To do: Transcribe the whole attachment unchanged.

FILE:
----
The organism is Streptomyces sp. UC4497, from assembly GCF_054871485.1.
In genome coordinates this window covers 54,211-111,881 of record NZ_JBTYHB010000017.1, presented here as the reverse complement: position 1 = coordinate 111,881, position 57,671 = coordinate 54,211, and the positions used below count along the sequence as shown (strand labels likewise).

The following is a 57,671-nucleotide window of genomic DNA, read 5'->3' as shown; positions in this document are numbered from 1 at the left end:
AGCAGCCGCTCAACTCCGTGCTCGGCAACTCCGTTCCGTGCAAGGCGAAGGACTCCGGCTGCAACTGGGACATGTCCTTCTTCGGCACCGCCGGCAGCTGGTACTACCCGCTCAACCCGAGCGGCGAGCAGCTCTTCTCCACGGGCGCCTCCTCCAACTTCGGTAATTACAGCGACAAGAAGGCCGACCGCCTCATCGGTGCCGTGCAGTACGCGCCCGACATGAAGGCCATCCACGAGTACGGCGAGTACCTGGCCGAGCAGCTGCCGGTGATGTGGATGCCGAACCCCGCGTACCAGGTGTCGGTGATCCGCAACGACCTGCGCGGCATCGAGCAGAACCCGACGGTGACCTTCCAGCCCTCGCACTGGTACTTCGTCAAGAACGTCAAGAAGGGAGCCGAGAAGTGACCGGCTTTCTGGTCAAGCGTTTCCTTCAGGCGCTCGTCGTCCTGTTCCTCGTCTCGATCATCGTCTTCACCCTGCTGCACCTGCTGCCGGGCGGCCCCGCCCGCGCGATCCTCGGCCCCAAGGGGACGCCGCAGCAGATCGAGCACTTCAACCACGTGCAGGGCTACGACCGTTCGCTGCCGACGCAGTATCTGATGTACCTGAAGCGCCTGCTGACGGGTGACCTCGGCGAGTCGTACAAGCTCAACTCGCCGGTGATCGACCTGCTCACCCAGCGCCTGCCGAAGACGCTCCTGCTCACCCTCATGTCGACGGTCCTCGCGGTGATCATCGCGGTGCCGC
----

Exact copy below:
The organism is Streptomyces sp. UC4497, from assembly GCF_054871485.1.
In genome coordinates this window covers 54,211-111,881 of record NZ_JBTYHB010000017.1, presented here as the reverse complement: position 1 = coordinate 111,881, position 57,671 = coordinate 54,211, and the positions used below count along the sequence as shown (strand labels likewise).

The following is a 57,671-nucleotide window of genomic DNA, read 5'->3' as shown; positions in this document are numbered from 1 at the left end:
AGCAGCCGCTCAACTCCGTGCTCGGCAACTCCGTTCCGTGCAAGGCGAAGGACTCCGGCTGCAACTGGGACATGTCCTTCTTCGGCACCGCCGGCAGCTGGTACTACCCGCTCAACCCGAGCGGCGAGCAGCTCTTCTCCACGGGCGCCTCCTCCAACTTCGGTAATTACAGCGACAAGAAGGCCGACCGCCTCATCGGTGCCGTGCAGTACGCGCCCGACATGAAGGCCATCCACGAGTACGGCGAGTACCTGGCCGAGCAGCTGCCGGTGATGTGGATGCCGAACCCCGCGTACCAGGTGTCGGTGATCCGCAACGACCTGCGCGGCATCGAGCAGAACCCGACGGTGACCTTCCAGCCCTCGCACTGGTACTTCGTCAAGAACGTCAAGAAGGGAGCCGAGAAGTGACCGGCTTTCTGGTCAAGCGTTTCCTTCAGGCGCTCGTCGTCCTGTTCCTCGTCTCGATCATCGTCTTCACCCTGCTGCACCTGCTGCCGGGCGGCCCCGCCCGCGCGATCCTCGGCCCCAAGGGGACGCCGCAGCAGATCGAGCACTTCAACCACGTGCAGGGCTACGACCGTTCGCTGCCGACGCAGTATCTGATGTACCTGAAGCGCCTGCTGACGGGTGACCTCGGCGAGTCGTACAAGCTCAACTCGCCGGTGATCGACCTGCTCACCCAGCGCCTGCCGAAGACGCTCCTGCTCACCCTCATGTCGACGGTCCTCGCGGTGATCATCGCGGTGCCGC